Wisconsin Legislative Outlook: Skirmishing Over Substance
Wisconsin was the second to last state in the Union to pass a budget this year because of partisan wrangling (Massachusetts brought up the rear), and the state’s lawmakers and lobbyists say the acrimonious climate in Madison that caused the long budget stalemate is likely to spill over into year 2000. Because of this, few people expect much in the way of legislative accomplishments in the next twelve months.
With those mostly unpleasant memories in the minds of policy-makers, lobbyists and Capitol observers, the tentative outlook surrounding the return of the legislature Jan. 25 is for little in the way of accomplishment in the year 2000.
There is almost no chance that any big-ticket items will pass both houses and land on GOP Gov. Tommy Thompson’s desk in the politically supercharged climate of an election year. But some believe bipartisan compromise could emerge on lesser measures such as privacy legislation to curb wide dissemination of personal information in government files.
The major reasons for the general pessimism:
- Divided government. Thompson is a Republican in office since 1987. Republicans control the Assembly by a healthy margin. Democrats control the state Senate by just one vote.
- Personality conflicts among the top officeholders. Thompson is a super-powerful governor who says this is his last term but nevertheless likes to tease possible successors by hinting of one more run. The Assembly is led by Republican Scott Jensen, a former Thompson aide who is preparing to run for governor in 2002. Senate Majority Leader Chuck Chvala, a Madison Democrat who got swamped by Thompson in the 1994 election, sees the Senate as the only place where Democratic interests can stop bad Republican ideas.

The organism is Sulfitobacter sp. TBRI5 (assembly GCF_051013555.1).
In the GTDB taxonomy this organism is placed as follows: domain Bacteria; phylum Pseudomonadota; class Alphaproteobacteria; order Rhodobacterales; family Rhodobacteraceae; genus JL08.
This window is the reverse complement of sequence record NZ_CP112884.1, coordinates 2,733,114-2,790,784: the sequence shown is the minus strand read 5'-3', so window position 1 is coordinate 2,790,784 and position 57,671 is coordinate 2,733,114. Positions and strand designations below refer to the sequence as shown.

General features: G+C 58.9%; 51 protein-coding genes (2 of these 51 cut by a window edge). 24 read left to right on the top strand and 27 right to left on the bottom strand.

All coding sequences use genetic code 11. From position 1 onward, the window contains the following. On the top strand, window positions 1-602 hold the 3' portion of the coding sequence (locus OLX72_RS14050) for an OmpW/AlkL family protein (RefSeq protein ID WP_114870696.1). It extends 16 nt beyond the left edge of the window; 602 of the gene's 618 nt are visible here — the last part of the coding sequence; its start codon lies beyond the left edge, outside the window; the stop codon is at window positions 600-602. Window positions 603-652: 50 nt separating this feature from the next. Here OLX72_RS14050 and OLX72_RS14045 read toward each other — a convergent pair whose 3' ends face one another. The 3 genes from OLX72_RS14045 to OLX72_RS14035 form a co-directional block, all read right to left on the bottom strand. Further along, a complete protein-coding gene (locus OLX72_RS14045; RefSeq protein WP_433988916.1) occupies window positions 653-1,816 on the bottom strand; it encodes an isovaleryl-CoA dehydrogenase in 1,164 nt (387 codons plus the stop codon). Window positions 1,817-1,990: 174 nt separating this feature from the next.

- Chvala and Thompson worked together through most of 1999, but that relationship fell apart toward the end of the year when Thompson vetoed some major Democratic initiatives and the Senate rejected a Thompson appointee and forced the retirement of a low-level cabinet officer.
- Early campaign maneuvering for the November elections. The Legislature elected in November 2000 will take the first whack at the once-a-decade task of redrawing legislative districts, and the party strategists are going all out.
Thompson summed it up last month when signing the rebate bill. Looking forward to early 2000, when he would usually unveil a mini-budget” of policy and financial proposals around the same time as his state of the state message, the governor suggested a climate of ill will would force a different tack.
“I question whether or not this Legislature — in an election year — could handle another budget,” said Thompson, a former GOP legislative leader. He referred to the long-running debate over the $41 billion, 1999-2001 state budget, which was months overdue. “Right now, I’m leaning very strongly toward not introducing another budget bill.”
“The governor has a tendency to change his mind,” said one top Democratic senator, Russ Decker of Schofield. But he admitted: “There’s some animosity. .. (The climate’s) not as good as it has been.” Decker placed most of the blame on Jensen, saying his Republican predecessor was less partisan simply because he wasn’t running for governor.”